Before the Obama administration charges blindly into a European-style feed-in act to promote renewable energies, they may want to look at what experts in Europe are saying about how well their own feed-in efforts are actually doing.
All pain and no gain – certified flop
An independent committee of expert advisors to the German government is recommending in a report that the country’s once highly ballyhooed EEG renewable energy feed-in act be scrapped altogether because it is 1) “not doing anything for the climate”, 2) “not promoting inn0vation” and 3) driving up the cost of energy.
The report will be officially presented to the government today.
In summary, the once highly touted German EEG renewable energy feed-in act has been all pain and no gain, and the experts see no reason to continue it.
$30 billion a year…yet “does not provide more climate protection”
According to the online Frankfurter Allgemeine Zeiting (FAZ) here, the Research and Innovation commission of experts assigned by the German government says in its report that “there is no longer any justification for continuing the EEG Act.”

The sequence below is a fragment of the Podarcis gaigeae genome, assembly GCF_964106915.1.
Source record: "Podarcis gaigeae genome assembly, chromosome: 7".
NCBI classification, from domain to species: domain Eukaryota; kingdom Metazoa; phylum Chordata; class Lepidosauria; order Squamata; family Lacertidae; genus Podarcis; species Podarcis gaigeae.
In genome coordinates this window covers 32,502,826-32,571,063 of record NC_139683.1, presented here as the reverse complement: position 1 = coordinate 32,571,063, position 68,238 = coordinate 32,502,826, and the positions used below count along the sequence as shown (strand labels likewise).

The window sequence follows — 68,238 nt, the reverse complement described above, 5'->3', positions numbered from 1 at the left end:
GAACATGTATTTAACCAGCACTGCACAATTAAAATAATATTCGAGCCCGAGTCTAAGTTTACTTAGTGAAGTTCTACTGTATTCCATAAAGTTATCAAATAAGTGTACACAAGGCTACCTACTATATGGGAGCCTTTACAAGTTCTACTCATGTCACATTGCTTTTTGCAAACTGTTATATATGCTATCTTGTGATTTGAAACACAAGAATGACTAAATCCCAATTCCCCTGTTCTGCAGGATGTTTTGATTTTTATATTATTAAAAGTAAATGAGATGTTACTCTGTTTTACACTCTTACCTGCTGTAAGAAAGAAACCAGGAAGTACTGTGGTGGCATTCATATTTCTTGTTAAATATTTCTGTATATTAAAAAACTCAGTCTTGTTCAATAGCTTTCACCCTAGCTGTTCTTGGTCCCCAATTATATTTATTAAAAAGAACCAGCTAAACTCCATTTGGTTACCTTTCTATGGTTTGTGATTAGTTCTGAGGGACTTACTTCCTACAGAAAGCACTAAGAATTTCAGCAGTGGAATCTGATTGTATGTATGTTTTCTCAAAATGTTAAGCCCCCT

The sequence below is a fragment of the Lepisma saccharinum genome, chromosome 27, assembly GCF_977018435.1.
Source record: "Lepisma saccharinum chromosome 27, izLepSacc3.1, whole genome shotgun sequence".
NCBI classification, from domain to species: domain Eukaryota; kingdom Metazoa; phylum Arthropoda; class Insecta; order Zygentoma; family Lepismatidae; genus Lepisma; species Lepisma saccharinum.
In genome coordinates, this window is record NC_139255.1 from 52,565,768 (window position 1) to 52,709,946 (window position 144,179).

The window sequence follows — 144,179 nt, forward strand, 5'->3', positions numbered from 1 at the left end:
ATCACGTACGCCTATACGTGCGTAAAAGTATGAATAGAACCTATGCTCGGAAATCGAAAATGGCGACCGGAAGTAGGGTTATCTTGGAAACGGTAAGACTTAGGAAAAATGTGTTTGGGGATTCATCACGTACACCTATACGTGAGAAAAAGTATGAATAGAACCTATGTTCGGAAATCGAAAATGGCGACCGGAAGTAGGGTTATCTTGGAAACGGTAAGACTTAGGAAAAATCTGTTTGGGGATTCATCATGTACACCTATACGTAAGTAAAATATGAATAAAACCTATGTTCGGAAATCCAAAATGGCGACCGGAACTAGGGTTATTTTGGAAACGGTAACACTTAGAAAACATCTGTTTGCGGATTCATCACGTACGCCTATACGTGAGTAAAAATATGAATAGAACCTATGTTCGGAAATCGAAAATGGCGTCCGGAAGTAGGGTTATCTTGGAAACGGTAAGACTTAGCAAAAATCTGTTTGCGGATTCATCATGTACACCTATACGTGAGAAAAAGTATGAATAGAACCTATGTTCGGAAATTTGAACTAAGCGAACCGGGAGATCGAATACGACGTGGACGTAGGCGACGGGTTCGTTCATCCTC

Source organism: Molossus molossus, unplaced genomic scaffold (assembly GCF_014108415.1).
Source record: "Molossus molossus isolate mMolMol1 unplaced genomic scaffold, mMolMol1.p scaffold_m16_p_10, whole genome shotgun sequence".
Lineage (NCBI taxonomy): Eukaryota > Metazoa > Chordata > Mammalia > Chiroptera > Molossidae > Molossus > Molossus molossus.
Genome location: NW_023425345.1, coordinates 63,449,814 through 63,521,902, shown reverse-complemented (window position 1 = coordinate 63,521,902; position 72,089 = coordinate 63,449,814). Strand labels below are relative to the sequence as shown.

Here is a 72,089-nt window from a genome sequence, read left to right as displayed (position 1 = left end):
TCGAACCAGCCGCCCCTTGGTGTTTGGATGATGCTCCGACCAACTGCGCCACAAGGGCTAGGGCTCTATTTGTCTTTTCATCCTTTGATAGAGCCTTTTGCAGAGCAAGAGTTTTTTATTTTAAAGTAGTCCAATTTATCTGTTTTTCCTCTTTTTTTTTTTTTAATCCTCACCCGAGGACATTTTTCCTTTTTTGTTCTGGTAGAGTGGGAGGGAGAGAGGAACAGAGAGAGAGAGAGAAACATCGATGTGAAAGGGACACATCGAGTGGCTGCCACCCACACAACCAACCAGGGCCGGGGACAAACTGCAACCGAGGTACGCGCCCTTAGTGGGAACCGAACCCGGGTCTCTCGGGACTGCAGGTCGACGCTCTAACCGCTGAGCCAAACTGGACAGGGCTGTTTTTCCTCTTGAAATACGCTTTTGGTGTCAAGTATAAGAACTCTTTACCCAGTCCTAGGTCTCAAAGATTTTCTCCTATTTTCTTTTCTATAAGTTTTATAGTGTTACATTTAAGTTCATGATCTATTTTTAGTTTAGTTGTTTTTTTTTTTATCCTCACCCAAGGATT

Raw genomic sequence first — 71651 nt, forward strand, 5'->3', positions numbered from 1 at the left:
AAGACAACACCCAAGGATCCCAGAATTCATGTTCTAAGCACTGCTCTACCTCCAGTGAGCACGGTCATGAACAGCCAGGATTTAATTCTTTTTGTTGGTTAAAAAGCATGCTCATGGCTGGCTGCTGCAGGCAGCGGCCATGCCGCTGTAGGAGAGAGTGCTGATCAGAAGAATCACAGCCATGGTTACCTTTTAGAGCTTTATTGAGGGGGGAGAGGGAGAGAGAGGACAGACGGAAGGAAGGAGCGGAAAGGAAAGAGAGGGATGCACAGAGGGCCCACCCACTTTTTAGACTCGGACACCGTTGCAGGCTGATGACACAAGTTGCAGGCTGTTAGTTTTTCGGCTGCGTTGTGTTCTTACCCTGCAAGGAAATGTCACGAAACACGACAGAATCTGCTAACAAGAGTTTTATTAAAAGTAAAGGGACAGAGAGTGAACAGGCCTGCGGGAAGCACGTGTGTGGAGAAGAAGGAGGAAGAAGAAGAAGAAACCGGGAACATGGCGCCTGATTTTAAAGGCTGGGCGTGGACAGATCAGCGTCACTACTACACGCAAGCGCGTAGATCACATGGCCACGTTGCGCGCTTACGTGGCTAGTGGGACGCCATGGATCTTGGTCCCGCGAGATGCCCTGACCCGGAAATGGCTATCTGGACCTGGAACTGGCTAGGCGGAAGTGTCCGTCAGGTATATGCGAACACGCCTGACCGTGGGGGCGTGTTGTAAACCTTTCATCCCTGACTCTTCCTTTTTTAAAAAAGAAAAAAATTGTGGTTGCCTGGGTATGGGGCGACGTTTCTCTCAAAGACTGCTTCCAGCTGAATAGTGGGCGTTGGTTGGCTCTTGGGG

The experts cite “additional costs of 22 billion euros [$30 billion] per year” and conclude that the renewable energies have an “exaggerated impact on climate change“. Also the reports says the Act has not measurably boosted innovation.
“No measureable impact on innovation”
The results of the experts’ report are damning in the harshest terms. The FAZ writes, quoting the report:
The conclusion of the expert commission is devastating: ‘The EEG act in its current form is not justifiable from an innovation-political view.”
The report also writes that “there has been no measureable impact on innovation“.
Well, why innovate if profits are guaranteed by massive subsidies?
The most damning text in the FAZ article probably is (my emphasis):
That’s why the EEG’s initiated expansion of renewable energies has led to no additional avoidance of CO2 emissions across Europe, rather they have only been shifted elsewhere. ‘The EEG Act thus does not produce more climate protection, rather it just makes it considerably more expensive.'”
Green energy proponents and lobbyists will certainly move quickly to ferociously attack and dismiss the report. The FAZ writes, however, that the expert recommendation is the latest in a series of expert reports that have reached the same conclusion. But the FAZ does not expect the government to follow the recommendations.
But the pressure on the German government to radically scale back the EEG act is mounting as citizens struggle with skyrocketing electricity prices. Germany has also come under heavy fire from other European countries who accuse the German government of misusing the feed-in act in ways to provide competitive advantages to certain companies.